The dogs involved in the project were chosen for their calm-but-curious demeanors and sensitive noses (one also works as a drug-detection dog when she’s not training on pottery). They had to be motivated enough to want to hunt down the cotton balls, but not aggressive or easily distracted.

Right now, the dogs train three days a week, and will continue to work on their pottery-detection skills for the first stage of the project, which the researchers expect will last for the next nine months. Depending on how the first phase of the training goes, the researchers hope to be able to then take the dogs out into the field to see if they can find the odor of ancient pottery in real-life situations, like in suitcases, rather than in a laboratory setting. Eventually, they also hope to train the dogs on other types of objects, and perhaps even pinpoint the chemical signatures that make artifacts smell distinct.

Pottery-sniffing dogs won’t be showing up at airport customs or on shipping docks soon, but one day, they could be as common as drug-sniffing canines. If dogs can detect low blood sugar or find a tiny USB drive hidden in a house, surely they can figure out if you’re smuggling a sculpture made thousands of years ago in your suitcase.

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Medicine
New Cancer-Fighting Nanobots Can Track Down Tumors and Cut Off Their Blood Supply
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iStock

Scientists have developed a new way to cut off the blood flow to cancerous tumors, causing them to eventually shrivel up and die. As Business Insider reports, the new treatment uses a design inspired by origami to infiltrate crucial blood vessels while leaving the rest of the body unharmed.

A team of molecular chemists from Arizona State University and the Chinese Academy of Sciences describe their method in the journal Nature Biotechnology. First, they constructed robots that are 1000 times smaller than a human hair from strands of DNA. These tiny devices contain enzymes called thrombin that encourage blood clotting, and they're rolled up tightly enough to keep the substance contained.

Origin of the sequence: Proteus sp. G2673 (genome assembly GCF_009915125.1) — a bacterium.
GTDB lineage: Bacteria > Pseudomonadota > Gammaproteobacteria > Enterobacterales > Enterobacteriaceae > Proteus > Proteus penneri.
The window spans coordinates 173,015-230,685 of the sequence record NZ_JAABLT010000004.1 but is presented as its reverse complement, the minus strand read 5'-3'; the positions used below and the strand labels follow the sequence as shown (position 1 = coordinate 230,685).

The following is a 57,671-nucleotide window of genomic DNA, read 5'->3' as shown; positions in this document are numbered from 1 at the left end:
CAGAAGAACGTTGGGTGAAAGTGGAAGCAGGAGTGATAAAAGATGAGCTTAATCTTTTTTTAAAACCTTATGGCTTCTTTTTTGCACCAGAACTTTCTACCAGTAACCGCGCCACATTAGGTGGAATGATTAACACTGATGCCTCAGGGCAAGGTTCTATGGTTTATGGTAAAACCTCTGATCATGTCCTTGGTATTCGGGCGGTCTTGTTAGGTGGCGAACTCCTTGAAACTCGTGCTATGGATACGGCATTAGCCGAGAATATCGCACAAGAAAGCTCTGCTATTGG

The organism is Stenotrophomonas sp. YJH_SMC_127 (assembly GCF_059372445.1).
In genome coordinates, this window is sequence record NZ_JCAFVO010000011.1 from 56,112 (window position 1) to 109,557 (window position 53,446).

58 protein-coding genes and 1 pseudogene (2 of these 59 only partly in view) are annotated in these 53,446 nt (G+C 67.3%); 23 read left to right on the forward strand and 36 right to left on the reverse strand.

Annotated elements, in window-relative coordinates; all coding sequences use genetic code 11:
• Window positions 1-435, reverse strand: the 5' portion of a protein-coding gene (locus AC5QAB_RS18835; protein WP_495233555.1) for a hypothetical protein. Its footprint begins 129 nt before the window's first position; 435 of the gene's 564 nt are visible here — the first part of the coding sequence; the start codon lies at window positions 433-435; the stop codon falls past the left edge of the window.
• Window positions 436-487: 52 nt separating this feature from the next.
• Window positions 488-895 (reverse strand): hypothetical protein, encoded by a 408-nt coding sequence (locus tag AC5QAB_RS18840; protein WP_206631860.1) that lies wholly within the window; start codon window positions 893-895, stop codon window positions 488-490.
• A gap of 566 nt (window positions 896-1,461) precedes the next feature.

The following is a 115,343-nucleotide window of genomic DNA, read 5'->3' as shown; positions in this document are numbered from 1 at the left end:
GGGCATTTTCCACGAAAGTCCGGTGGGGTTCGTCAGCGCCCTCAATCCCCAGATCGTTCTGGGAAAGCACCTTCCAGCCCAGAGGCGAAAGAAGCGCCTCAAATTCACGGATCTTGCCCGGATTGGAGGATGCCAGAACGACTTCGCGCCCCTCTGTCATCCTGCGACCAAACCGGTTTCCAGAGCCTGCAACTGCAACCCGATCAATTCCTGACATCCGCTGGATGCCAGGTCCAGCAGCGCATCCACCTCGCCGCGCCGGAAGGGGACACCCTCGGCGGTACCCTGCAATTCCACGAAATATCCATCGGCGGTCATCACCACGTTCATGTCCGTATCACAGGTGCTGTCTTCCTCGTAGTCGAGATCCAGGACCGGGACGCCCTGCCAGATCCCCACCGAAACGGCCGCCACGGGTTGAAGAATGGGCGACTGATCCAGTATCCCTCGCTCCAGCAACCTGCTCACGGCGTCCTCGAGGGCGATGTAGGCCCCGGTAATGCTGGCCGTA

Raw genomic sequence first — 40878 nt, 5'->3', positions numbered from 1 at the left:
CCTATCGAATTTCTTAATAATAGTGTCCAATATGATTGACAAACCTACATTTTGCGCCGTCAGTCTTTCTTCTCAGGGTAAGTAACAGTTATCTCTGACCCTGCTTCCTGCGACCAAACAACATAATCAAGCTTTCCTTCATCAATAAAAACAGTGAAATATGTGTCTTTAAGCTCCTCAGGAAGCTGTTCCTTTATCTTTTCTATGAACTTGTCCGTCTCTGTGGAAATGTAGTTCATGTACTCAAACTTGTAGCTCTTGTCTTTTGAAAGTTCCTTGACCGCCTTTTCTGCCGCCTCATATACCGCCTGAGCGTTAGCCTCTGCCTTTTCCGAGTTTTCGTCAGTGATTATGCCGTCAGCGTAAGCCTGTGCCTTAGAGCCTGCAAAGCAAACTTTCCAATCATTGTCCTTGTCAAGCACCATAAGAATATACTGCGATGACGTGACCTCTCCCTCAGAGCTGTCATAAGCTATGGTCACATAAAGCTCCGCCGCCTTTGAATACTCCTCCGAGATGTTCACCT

Next, researchers injected the robots into the bloodstreams of mice and small pigs sick with different types of cancer. The DNA sought the tumor in the body while leaving healthy cells alone. The robot knew when it reached the tumor and responded by unfurling and releasing the thrombin into the blood vessel that fed it. A clot started to form, eventually blocking off the tumor's blood supply and causing the cancerous tissues to die.

The treatment has been tested on dozen of animals with breast, lung, skin, and ovarian cancers. In mice, the average life expectancy doubled, and in three of the skin cancer cases tumors regressed completely.

Researchers are optimistic about the therapy's effectiveness on cancers throughout the body. There's not much variation between the blood vessels that supply tumors, whether they're in an ovary in or a prostate. So if triggering a blood clot causes one type of tumor to waste away, the same method holds promise for other cancers.

But before the scientists think too far ahead, they'll need to test the treatments on human patients. Nanobots have been an appealing cancer-fighting option to researchers for years. If effective, the machines can target cancer at the microscopic level without causing harm to healthy cells. But if something goes wrong, the bots could end up attacking the wrong tissue and leave the patient worse off. Study co-author Hao Yan believes this latest method may be the one that gets it right. He said in a statement, "I think we are much closer to real, practical medical applications of the technology."

[h/t Business Insider]